“I want you to panic”. This was the message that 16 year-old climate activist Greta Thunberg gave to the World Economic Forum in Davos on 25 January, and in it she struck right to the intergenerational justice issue at the heart of the sustainability project.
A recent report by the UNEP focuses on addressing trade in wildlife and forest products across the three sectors of crime prevention and criminal justice, trade regulation and natural resource management. It finds that there is less focus on the legislative means for preventing offenses related to trade in wildlife and forest products and more attention on the means for detecting and punishing such offenses.
At COP24, India-based Sheela Patel from SPARC talked to Lou del Bello about how climate change affects people in informal settlements the most – and about strategies to address their special needs.
Climate change has been identified and recognized as a security issue and a threat multiplier by the international community, and climate security is now an integral part of security agendas in key international fora from New York to The Hague and Munich. As 2019 kicks off, action and implementation on climate security take centre stage.
Initiated in 2015, the French Ministry for the Armed Forces organized the first international conference “Defence and climate: what are the stakes?”. Since then, the Ministry has been constantly adapting and developing its capacity of anticipation.
This primer explains the current situation concerning the United Kingdom’s food supply and how this is likely to change in the medium and long term as a result of climate change. It discusses likely threats to UK food security emerging from a range of potential warming scenarios and the current policy debate on how to address them effectively.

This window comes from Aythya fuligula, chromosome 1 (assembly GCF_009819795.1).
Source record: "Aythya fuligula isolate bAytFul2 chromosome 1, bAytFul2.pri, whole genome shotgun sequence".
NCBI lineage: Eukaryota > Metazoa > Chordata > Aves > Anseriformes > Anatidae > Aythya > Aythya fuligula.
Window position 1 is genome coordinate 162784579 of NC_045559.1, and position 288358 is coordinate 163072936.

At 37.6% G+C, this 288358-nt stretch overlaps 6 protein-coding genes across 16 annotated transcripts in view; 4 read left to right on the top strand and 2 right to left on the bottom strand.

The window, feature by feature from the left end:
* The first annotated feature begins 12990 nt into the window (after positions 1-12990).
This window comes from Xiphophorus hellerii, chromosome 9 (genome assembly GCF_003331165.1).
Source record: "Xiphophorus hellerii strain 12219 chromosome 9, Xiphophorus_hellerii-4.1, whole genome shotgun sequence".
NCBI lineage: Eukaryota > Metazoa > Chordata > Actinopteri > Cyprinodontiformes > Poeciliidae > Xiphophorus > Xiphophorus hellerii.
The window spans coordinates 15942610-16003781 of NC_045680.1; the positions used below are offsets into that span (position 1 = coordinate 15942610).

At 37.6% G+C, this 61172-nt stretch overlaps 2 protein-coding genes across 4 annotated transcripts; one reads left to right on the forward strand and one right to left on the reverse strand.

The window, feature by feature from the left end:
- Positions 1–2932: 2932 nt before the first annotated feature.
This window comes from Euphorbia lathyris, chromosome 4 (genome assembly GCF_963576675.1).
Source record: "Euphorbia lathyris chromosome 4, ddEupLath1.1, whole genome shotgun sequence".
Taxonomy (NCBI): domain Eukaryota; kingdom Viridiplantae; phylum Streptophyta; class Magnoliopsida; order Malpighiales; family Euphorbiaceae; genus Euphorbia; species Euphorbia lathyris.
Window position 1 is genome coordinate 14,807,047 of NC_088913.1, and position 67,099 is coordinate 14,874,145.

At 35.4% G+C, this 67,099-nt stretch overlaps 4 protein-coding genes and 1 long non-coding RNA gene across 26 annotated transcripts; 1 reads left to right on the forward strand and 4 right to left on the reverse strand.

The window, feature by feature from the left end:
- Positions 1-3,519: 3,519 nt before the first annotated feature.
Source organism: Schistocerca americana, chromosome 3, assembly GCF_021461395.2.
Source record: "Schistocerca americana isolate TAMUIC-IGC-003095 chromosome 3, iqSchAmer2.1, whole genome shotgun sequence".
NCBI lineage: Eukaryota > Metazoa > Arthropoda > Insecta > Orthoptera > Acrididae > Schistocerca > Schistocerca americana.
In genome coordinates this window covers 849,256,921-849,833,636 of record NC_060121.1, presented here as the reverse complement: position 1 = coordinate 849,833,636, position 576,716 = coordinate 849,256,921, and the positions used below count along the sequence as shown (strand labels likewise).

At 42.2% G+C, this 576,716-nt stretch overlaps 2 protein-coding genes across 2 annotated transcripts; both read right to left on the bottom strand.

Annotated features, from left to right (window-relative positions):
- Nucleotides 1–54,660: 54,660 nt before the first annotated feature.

On 25 January 2019, the UN Security Council held an open debate to discuss the security implications of climate-related disaster events. The meeting, initiated by the Dominican Republic, underscored the global nature of climate-related disasters. Most speakers highlighted the need for better climate risk management as an important contribution to safeguarding international peace and security. The debate marks the beginning of a year in which climate security ranks high on the UN’s agenda.
China is rapidly evolving into one of the world’s largest overseas investors and is now increasingly investing in the renewable energy sector. China has also enhanced its development cooperation stance through its ever more ambitious south-south cooperation agendas. As an emerging key international donor, China is at a crossroads and actively shaping its new role in the global development landscape. Could China become a new climate responsible donor?
Today, Friday 25th January 2019, the UN Security Council will hold an open debate addressing the impacts of climate-related disasters on international peace and security (at 4pm CET and 10am EST). President Danilo Medina of the Dominican Republic will chair the meeting, which will also include the participation of several member states at ministerial level.
The report, requested by the US Congress in 2017, drew sharp criticism for being too thin on details and failing to show which bases are most at risk across the military.
The Katowice climate package brings minor progress, but COP 24 failed to deliver on the most fundamental issues such as raising ambition of national contributions, implementing human rights, and ensuring support for developing countries.
Brazil has demoted climate diplomacy as part of a foreign ministry shake-up, in Jair Bolsonaro’s first two weeks as president.